What is Graphene?

Graphene, the thinnest material in the universe, is a material with transformative potential that has application in multiple industries. The 2010 Nobel Prize for Physics was awarded to the University of Manchester’s Andre Geim and Konstantin Novoselov for their ground-breaking work in the field. Graphene can be visualized as a hexagonal lattice of carbon atoms in a honeycomb-like structure. Layers of graphene are stacked on top of each other to form graphite, which has an interplanar spacing of 3.35 Å. Graphene’s crystalline structure gives it unique optical, thermal, mechanical and electrical properties.
Graphene nanoplatelets – microscopic pieces of graphene forming low-density black powder – are amongst the useful real-world applications of graphene. Graphene nanoplatelets are a very promising material and can be employed as a reinforcement agent in polymer composite materials. Adding less than 1% of GNP to a polymer makes the polymer significantly tougher. One of the most effective ways of harnessing the potential of graphene is to combine it with other reinforcement additives such as high-performance fibers and to use this combination to create novel composite materials.


Composite Materials

The modern world is continuously searching for better, cheaper, and safer high-performance materials. Composites are made by combining two or more dissimilar materials such as fibers and resins to create a product with significant weight, cost and performance advantages over conventional structural materials. Most of these composites utilize different types of fibers, for example carbon, glass, polyethylene and aramid. In recent years the carbon fiber industry has grown steadily in response to the trend of replacing metals with lighter composites. This progress is driven by demands from different industries such as aerospace, military, maritime, automobile, medical and construction.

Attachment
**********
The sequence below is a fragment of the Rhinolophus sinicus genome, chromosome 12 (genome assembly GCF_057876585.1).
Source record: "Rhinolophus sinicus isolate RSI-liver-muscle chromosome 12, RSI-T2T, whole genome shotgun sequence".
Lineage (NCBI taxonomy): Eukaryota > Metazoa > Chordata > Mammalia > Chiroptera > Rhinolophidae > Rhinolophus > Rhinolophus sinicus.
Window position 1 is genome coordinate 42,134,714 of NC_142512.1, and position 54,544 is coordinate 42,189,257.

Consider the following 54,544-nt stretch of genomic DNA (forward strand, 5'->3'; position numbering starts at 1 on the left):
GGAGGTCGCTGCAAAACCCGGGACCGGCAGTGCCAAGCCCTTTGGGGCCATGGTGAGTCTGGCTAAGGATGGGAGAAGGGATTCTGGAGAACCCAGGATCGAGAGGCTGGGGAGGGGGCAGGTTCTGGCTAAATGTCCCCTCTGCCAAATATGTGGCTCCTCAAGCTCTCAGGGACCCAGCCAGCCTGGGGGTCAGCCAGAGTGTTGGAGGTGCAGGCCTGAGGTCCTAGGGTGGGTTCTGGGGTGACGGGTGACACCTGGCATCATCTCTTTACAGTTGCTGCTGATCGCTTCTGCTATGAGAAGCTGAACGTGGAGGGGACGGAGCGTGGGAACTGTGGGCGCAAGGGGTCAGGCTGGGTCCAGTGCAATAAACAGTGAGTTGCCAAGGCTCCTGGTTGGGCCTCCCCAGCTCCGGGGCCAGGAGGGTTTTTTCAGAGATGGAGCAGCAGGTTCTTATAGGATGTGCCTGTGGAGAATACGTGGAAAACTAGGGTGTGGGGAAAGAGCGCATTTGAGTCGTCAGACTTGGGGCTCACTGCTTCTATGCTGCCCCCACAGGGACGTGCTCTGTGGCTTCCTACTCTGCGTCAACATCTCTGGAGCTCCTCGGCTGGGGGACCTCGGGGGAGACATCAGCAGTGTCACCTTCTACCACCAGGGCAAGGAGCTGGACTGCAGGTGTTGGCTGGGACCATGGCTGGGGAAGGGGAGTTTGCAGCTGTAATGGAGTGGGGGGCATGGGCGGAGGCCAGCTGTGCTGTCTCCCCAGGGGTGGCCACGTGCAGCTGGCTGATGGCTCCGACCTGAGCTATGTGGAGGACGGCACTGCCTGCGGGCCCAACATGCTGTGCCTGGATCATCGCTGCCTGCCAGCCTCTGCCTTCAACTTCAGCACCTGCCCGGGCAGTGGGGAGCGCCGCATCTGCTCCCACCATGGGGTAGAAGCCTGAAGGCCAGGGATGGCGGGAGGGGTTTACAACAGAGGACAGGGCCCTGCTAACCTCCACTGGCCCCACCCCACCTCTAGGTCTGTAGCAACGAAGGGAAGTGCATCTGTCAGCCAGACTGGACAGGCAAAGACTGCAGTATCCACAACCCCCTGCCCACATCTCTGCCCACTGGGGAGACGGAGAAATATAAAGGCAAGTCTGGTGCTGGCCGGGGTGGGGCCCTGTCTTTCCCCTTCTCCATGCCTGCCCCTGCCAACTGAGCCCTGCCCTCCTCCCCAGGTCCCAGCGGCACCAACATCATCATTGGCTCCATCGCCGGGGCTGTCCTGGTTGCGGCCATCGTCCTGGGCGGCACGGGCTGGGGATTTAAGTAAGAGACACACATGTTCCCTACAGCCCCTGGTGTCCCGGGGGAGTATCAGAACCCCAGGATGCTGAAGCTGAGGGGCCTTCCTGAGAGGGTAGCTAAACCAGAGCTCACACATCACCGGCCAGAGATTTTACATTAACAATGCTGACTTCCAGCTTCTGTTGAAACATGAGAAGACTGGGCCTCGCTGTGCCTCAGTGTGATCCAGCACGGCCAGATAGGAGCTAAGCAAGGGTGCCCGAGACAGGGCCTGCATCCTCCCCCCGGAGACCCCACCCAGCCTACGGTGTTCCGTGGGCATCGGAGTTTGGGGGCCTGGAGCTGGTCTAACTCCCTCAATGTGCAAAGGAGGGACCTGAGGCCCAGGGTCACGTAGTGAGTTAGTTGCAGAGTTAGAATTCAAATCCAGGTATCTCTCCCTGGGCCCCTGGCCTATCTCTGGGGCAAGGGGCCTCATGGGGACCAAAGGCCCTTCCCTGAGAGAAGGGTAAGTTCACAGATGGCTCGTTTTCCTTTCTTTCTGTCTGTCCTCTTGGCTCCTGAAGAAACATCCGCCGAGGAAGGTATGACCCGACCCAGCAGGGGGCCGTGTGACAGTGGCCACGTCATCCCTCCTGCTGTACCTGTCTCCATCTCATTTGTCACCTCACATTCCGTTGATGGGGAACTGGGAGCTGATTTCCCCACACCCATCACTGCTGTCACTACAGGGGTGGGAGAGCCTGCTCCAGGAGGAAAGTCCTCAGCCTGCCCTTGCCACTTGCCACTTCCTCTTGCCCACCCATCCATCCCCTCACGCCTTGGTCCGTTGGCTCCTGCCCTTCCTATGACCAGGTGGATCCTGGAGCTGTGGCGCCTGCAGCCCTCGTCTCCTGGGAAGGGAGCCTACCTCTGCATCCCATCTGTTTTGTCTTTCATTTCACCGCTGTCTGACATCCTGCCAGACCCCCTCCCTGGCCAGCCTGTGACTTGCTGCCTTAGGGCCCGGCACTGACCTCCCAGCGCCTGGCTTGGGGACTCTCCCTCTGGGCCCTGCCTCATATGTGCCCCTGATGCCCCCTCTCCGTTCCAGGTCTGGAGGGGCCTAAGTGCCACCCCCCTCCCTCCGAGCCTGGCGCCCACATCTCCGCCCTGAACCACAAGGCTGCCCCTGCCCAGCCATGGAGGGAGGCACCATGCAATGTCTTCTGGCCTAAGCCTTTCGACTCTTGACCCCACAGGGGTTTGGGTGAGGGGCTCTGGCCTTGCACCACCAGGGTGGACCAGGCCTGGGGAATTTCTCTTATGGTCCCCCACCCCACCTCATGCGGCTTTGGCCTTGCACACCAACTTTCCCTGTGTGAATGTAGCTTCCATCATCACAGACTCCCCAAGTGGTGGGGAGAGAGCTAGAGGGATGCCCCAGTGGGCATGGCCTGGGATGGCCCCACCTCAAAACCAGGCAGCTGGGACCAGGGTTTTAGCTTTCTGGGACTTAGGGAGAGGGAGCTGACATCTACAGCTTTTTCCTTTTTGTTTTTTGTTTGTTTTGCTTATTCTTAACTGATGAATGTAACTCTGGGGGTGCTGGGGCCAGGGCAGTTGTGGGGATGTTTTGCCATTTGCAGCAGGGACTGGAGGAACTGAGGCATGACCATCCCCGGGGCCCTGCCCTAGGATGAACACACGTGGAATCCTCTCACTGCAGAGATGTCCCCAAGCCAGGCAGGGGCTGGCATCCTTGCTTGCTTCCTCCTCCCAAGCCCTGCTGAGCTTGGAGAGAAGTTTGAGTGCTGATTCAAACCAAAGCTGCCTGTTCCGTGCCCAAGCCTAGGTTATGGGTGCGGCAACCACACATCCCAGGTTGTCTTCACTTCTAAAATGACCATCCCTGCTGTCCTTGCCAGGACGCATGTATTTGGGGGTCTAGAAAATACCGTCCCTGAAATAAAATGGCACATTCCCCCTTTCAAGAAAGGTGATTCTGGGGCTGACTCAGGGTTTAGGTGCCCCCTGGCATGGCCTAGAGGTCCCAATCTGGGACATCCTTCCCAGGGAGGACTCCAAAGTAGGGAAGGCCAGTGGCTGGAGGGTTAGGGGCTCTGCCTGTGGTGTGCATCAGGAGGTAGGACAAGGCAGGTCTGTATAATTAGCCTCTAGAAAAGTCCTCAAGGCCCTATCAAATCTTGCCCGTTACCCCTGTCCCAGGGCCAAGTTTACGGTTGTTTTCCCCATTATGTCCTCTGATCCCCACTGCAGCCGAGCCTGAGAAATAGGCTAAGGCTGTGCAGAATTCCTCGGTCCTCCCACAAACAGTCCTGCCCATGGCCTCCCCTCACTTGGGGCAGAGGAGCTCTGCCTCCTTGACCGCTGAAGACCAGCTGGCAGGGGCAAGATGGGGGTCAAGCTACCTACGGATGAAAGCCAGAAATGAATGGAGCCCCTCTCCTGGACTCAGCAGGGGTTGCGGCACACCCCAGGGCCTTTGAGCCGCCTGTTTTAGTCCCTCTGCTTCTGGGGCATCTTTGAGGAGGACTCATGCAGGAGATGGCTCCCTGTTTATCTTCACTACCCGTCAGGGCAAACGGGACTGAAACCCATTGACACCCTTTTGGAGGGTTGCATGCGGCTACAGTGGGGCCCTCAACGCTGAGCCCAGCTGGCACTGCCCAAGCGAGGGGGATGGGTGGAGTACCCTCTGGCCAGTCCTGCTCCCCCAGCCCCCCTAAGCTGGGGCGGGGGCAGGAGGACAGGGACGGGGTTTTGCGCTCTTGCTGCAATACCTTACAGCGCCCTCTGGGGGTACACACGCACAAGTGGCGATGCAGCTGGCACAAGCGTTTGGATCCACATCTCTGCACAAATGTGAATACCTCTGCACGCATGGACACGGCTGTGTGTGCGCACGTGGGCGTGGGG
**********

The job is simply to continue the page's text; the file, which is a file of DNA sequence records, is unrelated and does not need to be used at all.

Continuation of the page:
Fiber Reinforced Composites

Several types of man-made fibers form the critical ingredients in the best-performing composite materials. These fibers can be produced from carbon, glass, aramids, UHMWPE and PBO. Subjecting the precursor to successive heat treatments and sizing stages allows for easier handling and improved bonding, resulting in a material that is stronger than steel, lighter than aluminum and as stiff as titanium. Continuous fibers can be combined with virtually all thermoset plastics and thermoplastic resins. One excellent example of a composite material that can be improved with graphene is layered epoxy resins/fiber composites (laminates), which are currently being used at the forefront of many engineering applications, from composite wind turbine blades in the renewable energy sector to the highly complex structural parts of airplanes.

Our Solution

Fiber-based materials have incredible mechanical strength, but they often lack stress and impact resistivity. The incorporation of nanomaterials in the fiber/polymer composite offers a highly effective technique to improve the mechanical properties of composites. The use of graphene as a nanoscale additive opens an attractive route to improving impact endurance and increasing the crack and fatigue resistance of these materials.

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